If you teach AP Language and Composition, like I do. You are at the halfway point – half way between test day and score release day. Bless up. We’re almost there.
This year, however, I have embarked on a new adventure to fill the time: the AP reading.
After reading approximately 2068 essays this school year (not including rewrites and revisions), the last thing I want to do is sit for SEVEN days and read… essays. All on the same topic. BUT, I would say that my area of least confidence is scoring, so what better way to confront that?
And I have.
Most importantly, I have a list of information to bring back to my kids – which is really the goal, isn’t it? To translate it to the kids’ success.
Which is what I’m also going to share it with you. My fellow AP-ers!
AP Reader wisdom: Question 3 (argument)
Readers are supportive.
I think the most overwhelming takeaway from the AP reading is that the readers want the kids to be as successful as you do. They aren’t getting hung up on grammar and silly mistakes. They know they’re kids and bend over backwards to get the most out of each essay. Even if it means using a magnifying glass to read terrible handwriting.
Mistakes are “lapses.”
One of my students asked me a question just before the test: "If we're not 100% sure on a fact, should we use it?" And its a valid question, especially when you're on a time crunch.
Those silly mistakes and grammatical errors are considered “lapses” on the scoring guide. That means that they can be overlooked to a certain extent. If you look at the guide, even high scoring essays might have lapses or “aren’t necessarily flawless.” Now, a pack of lapses adds up to a low score, but to lessen kids’ anxiety, assure them that a small error will never “ruin” their essay.
...Because I read a quotation attributed to at least six different people over the course of this reading, and I didn't hold it against anyone.
Literary examples are fine…
One thing that I do is steer my kids away from literary examples on the AP Lang exam – just because I worry about fiction proving anything against concrete arguments. As a reader, however, literary examples are perfectly appropriate.
But I will add one caveat: Using the one historical example, one literary example, and one personal example format can backfire… easily. For Question 3, choosing the best evidence is a lot of the battle, and often times, the literary examples feel forces. For instance, I think it hard to argue that Gatsby’s life was enriched by being reunited with Daisy (unless you acknowledge it was short lived, maybe). On the other hand, I read some beautiful literary examples that worked well. Don't force them. Use them when they fit!
…but personal examples RARELY work.
On the topic of evidence, actually, I have a more important note. Personal examples – the third piece of that overused format (history-lit-personal) – do not read well in most cases. There are always exceptions – either incredibly rare and unique experience that happens to align to the prompt OR artfully narrated anecdotes – but in general, they largely come off as shallow.
And it’s not on the kids, here. Experiences that are deeply moving at age 17 are less meaningful when read by a 29 year old reader. In fact, I would say that I have probably seen less than 5 effective personal experiences (and this is Day 6).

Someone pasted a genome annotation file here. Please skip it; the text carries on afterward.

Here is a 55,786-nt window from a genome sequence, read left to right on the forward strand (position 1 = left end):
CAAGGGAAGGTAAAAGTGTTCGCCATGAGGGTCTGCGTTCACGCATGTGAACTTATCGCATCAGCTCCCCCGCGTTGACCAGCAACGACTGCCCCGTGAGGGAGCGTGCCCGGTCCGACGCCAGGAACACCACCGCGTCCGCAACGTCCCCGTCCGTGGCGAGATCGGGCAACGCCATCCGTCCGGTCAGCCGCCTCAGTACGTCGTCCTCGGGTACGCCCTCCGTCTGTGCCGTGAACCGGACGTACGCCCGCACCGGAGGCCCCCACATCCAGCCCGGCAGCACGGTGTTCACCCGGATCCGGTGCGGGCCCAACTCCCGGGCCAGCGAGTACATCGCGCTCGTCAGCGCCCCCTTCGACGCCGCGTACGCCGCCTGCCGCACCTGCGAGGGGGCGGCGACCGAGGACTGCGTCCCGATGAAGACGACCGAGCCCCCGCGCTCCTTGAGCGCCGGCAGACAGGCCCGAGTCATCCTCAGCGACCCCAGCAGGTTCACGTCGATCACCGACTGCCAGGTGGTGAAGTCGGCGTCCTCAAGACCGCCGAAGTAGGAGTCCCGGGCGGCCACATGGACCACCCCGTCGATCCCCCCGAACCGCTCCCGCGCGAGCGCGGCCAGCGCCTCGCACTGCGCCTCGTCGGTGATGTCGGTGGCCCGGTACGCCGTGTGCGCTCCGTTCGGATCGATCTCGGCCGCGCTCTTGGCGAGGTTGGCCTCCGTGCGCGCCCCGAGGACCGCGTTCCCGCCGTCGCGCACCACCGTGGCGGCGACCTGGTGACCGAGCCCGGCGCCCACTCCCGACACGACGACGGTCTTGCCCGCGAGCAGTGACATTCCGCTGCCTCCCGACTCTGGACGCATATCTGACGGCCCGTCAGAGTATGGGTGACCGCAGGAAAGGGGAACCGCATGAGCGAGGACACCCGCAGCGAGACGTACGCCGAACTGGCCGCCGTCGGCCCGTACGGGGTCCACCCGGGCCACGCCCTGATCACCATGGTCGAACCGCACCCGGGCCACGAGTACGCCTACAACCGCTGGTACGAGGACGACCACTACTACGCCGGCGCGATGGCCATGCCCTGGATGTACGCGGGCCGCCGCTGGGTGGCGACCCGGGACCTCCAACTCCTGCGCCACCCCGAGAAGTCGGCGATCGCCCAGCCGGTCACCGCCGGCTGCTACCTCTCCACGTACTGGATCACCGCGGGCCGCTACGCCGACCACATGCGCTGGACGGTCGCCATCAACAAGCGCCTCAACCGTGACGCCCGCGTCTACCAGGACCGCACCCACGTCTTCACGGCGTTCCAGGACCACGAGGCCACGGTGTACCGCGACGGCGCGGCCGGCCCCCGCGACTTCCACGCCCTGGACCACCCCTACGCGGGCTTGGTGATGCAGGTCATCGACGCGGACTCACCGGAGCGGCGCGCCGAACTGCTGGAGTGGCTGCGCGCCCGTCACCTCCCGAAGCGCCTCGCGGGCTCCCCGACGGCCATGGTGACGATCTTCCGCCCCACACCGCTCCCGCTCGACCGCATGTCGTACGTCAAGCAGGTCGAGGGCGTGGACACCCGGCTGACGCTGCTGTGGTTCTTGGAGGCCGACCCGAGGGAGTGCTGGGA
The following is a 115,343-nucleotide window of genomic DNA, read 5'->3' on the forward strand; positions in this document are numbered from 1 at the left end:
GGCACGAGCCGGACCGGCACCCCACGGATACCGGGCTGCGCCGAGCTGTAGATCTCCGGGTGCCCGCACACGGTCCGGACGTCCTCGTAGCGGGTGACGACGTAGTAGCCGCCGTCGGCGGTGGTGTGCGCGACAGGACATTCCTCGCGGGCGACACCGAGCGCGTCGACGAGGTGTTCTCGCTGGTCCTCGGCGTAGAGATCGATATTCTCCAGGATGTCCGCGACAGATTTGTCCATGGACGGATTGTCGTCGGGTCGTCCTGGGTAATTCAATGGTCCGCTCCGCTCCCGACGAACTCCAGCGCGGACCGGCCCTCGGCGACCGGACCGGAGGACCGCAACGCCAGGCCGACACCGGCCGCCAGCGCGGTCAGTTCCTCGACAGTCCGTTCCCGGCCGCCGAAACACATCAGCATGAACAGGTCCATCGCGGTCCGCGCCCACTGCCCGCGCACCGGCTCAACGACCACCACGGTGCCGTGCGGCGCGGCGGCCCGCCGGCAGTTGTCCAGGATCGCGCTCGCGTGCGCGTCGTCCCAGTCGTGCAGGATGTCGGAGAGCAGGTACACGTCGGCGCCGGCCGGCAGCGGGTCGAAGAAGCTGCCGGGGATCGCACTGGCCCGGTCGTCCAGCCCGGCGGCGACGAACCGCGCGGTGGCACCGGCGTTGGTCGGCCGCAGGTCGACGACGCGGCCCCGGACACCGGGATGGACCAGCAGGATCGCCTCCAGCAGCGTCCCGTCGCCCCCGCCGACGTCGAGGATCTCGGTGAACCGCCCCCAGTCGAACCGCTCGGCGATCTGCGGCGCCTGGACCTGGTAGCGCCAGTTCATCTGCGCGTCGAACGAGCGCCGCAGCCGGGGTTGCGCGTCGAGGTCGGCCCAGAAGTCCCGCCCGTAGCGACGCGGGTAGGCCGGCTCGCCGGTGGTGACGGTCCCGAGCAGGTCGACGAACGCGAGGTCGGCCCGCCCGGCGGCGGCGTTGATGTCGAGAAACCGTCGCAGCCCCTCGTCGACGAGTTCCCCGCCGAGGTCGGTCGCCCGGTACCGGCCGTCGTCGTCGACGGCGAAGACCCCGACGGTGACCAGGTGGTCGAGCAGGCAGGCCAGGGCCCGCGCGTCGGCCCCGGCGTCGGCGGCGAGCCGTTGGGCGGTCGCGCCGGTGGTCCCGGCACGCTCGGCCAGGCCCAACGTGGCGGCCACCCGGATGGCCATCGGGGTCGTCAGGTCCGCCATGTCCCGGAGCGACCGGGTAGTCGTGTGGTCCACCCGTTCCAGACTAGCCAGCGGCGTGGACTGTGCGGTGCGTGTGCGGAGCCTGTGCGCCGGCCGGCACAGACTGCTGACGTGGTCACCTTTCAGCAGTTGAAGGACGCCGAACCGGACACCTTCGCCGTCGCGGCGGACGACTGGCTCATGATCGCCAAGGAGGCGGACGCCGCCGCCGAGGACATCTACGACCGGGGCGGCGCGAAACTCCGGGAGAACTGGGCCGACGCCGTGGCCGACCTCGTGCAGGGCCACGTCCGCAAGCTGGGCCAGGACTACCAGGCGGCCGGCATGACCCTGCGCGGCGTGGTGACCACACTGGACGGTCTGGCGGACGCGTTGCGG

Anyone can write or be taught a 7.
This feels like a harsh reality, but I think it is important to be internalized by AP teachers. In one year, I have seen kids do incredible thing, but what I’ve seen from the variation in the anchor samples is a seven is a thorough, “more complete” 6, and since a 6 is formulaic (which is more easily taught), a seven is just asking students to go a little further with either more evidence or analysis. To get those elusive 8s and 9s, a student needs to come to your class with the reading and writing background and general knowledge to set them apart. Its more of a systematic issue.
Nonetheless, I know my students see those 8s and 9s as the end goal. That thinking is so discouraging, especially for the student who will work their but off to get up to a 5. So what does that mean for your class?
Of course, I am not advocating you tell kids they can never get a 9 (because some of them definitely can!). Rather, I think it plays into your grading. 8s and 9s are amazing and challenging, and well above mastery in my opinion. Therefore, your scoring needs to reflect that. A 7 should not be a 90%, just because it’s the third down on the scale. I currently have mine at 98%, but I might even adapt that to a curve methodology. A 7 is an exceptional essay. 8s and 9s are well beyond a typical college freshman, so a 5 or 6 is more aligned to proficiency.
I have a handful of kids that always struggle with the time component – which sucks. I know what they can do, and I wish I could give them all the time they need, but we’re working with a standardized assessment. Practicing the timing is a necessary evil. These same kids are the ones that need test strategies for when (not even if) they run low on time. Here are my biggest suggestions now that I’ve scored essays.
Above all, I found it so reassuring to see how supportive my fellow readers are and that I wasn't far off when I was scoring on my own. I also value the chance to take some #realtalk back to the kids in terms of what the expectations are (and more likely, defend my scoring to mommies).
If you get the chance, brave the Reading. (More #realtalk, it's HARD). The benefits of seeing the scoring in action are worth the struggle.
This is NOT an official AP reader's report, just reflections from my own reading of Question 3. For official remarks and analysis, check out the College Board website in the coming weeks.